At Lawrence Plastic Surgery, we have been performing breast reconstruction following partial mastectomy and total mastectomy for over 20 years. We are constantly looking at new techniques and exploring the latest ideas to help you achieve a good long-term cosmetic result from your cancer operation. Our board certified plastic surgeon, working with a dedicated staff that includes a certified plastic surgery nurse, will work with you and your other doctors every step of the way. Please use this guide as a starting point to exploring your options. We’re here to help any way we can.
Many patients have breast cancer that can be effectively treated without removal of the entire breast. Your general surgeon removes the tumor, along with a margin of surrounding normal tissue, in an operation known as a partial mastectomy or lumpectomy. After a period of healing, this is often followed by radiation treatments to the affected breast.
The appearance of the breast following partial mastectomy and radiation can often be quite good, with the breast maintaining good shape and symmetry relative to the opposite breast. The shape and size of the breast before surgery, the location and size of the tumor and the response of the breast tissues to radiation all influence the cosmetic outcome of the surgery.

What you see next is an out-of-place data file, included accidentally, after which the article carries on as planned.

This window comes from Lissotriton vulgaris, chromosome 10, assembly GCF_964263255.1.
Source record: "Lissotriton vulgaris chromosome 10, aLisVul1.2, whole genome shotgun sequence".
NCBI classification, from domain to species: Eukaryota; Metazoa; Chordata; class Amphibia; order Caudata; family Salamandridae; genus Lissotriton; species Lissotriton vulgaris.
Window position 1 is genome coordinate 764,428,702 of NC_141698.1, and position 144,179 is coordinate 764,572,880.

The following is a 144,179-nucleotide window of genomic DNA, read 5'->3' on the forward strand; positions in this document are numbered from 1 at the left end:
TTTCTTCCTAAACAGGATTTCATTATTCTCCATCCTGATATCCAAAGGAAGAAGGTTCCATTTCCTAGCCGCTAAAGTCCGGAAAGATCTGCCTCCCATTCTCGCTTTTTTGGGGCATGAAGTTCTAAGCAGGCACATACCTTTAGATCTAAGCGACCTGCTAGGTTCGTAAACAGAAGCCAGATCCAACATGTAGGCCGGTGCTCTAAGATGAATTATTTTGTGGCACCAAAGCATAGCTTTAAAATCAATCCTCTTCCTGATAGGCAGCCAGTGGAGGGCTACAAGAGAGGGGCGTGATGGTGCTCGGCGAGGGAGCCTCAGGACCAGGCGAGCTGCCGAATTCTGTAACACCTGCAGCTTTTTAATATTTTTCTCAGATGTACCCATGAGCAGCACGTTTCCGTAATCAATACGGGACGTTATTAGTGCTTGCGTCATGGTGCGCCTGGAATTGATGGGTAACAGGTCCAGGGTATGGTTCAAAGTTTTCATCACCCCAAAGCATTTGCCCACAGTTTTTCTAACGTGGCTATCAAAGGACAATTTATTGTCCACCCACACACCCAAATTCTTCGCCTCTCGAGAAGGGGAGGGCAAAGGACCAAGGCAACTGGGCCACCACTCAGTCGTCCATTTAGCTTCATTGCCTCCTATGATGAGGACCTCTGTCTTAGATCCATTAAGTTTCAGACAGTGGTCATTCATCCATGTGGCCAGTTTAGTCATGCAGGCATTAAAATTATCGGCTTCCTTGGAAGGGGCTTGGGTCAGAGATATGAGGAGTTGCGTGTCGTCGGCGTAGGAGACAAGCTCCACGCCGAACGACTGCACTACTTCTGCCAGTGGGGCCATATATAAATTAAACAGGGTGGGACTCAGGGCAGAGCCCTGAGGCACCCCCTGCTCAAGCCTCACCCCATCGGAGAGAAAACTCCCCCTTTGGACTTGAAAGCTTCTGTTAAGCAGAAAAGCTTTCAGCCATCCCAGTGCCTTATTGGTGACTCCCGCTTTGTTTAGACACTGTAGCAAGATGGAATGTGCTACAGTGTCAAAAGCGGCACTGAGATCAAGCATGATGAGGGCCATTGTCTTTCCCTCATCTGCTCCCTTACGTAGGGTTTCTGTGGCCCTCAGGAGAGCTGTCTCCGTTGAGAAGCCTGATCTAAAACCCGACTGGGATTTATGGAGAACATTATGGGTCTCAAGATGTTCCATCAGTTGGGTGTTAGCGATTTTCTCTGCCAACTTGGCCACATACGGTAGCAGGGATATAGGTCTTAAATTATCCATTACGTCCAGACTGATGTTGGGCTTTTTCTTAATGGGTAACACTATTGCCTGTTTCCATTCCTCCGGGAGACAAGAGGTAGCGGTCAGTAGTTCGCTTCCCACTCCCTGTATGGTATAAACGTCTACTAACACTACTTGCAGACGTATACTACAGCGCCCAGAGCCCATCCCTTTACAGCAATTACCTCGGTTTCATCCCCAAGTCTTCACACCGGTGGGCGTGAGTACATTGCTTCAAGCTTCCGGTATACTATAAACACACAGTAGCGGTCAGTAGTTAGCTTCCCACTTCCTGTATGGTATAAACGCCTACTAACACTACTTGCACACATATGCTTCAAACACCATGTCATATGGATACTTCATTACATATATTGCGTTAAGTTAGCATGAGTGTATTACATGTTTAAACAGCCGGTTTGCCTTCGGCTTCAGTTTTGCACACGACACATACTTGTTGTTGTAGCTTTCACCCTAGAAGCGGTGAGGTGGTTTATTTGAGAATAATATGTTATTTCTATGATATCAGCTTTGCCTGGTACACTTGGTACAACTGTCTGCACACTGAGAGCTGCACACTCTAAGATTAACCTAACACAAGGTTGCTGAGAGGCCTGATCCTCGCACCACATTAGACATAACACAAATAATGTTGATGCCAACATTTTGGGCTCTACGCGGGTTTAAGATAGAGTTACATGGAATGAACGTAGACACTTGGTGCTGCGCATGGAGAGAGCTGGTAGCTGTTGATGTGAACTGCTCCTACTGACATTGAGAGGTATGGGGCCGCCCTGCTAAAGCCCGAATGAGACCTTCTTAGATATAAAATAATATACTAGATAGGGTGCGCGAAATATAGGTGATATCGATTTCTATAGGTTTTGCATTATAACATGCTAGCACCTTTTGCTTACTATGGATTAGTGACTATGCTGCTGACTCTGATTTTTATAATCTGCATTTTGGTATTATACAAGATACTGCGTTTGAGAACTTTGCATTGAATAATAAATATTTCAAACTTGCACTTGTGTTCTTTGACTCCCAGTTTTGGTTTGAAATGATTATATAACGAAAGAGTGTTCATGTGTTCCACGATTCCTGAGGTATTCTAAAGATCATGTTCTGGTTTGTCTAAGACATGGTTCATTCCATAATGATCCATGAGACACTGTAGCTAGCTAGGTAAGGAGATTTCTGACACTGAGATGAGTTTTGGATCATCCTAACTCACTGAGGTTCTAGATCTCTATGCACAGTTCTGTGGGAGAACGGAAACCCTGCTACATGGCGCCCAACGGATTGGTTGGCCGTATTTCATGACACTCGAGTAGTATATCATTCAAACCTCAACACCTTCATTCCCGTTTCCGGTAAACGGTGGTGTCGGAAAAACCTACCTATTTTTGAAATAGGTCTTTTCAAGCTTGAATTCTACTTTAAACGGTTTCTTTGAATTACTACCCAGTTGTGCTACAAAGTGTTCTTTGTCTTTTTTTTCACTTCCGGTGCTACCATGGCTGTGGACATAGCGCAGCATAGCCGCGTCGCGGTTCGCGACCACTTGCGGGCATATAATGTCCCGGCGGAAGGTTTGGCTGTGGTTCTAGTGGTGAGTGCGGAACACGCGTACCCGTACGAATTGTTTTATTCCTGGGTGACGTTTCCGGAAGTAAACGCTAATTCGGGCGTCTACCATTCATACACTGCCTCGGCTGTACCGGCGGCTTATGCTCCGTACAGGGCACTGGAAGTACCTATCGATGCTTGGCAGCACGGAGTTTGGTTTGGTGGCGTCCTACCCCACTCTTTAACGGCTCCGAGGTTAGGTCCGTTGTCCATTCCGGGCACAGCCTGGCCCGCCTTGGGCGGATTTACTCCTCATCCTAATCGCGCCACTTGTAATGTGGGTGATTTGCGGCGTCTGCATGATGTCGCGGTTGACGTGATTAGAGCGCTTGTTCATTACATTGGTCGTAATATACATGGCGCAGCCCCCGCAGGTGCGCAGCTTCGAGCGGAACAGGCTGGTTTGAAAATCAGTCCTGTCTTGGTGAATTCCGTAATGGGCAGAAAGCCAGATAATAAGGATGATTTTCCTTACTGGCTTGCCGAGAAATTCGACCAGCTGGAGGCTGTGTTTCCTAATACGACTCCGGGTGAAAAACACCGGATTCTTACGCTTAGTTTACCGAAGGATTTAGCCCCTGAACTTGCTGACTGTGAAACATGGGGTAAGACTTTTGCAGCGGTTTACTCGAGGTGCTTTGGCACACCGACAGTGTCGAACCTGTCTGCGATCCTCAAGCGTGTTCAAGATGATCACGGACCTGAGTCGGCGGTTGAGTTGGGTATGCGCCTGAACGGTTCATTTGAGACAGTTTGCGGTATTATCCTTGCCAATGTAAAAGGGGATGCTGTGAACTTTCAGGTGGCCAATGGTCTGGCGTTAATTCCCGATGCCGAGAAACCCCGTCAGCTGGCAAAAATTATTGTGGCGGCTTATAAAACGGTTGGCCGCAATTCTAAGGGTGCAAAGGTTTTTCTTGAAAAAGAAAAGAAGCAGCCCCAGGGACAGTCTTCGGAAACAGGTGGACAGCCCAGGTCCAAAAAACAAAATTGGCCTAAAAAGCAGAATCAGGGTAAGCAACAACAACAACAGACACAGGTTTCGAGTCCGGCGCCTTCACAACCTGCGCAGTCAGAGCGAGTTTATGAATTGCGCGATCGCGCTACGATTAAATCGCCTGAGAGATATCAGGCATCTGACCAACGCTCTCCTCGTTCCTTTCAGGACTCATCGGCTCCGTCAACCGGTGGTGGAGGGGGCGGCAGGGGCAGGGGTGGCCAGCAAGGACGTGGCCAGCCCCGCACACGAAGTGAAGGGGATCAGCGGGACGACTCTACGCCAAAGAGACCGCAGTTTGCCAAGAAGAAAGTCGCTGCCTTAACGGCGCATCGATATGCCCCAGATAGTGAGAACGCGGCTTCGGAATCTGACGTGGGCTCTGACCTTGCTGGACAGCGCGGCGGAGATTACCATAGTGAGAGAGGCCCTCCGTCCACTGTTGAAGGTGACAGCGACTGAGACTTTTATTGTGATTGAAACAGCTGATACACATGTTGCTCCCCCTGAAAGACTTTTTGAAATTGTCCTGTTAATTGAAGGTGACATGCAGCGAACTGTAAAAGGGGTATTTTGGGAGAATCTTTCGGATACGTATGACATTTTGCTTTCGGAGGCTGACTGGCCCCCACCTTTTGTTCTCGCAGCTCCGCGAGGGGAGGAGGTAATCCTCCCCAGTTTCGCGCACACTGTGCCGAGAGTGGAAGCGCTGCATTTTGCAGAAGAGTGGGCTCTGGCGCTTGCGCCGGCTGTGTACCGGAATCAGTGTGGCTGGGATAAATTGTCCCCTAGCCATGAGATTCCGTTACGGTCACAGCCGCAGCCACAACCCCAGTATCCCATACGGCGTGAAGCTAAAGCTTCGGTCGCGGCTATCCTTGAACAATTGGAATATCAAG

Plastic surgeons are sometimes involved in the care of partial mastectomy patients to improve their cosmetic outcome. In cases where the breast shape, tumor size, or tumor location creates difficulty in preserving the breast shape and symmetry you may be referred to our office for a consultation to discuss the prevention or correction of breast deformities following partial mastectomy.
This guide provides an outline to the ways we may be able to help you achieve the best possible outcome from your partial mastectomy.
Before your partial mastectomy
Your general surgeon may refer you to our office prior to your partial mastectomy. At this consultation we will discuss how we might assist you and your surgeon to improve your cosmetic outcome. We can work with your surgeon to either provide advice regarding scar placement or make plans to participate in your operation using oncoplastic techniques. We can also discuss the types of corrective operations we might perform at a later time should it be necessary to improve your cosmetic outcome. Of course, we will discuss our thoughts and recommendations with your general surgeon and work with them as needed to maximize your results.
Over the years we have been called upon to correct partial mastectomy defects long after the initial surgery has taken place. This has helped us better appreciate how incisions placed at the time of the original surgery can make future correction easier (or more difficult). Using this knowledge, we can suggest incision patterns which are more favorable to the future correction of defects should this be necessary. With proper planning and consultation, we can sometimes help to prevent significant asymmetry and distortion from occurring.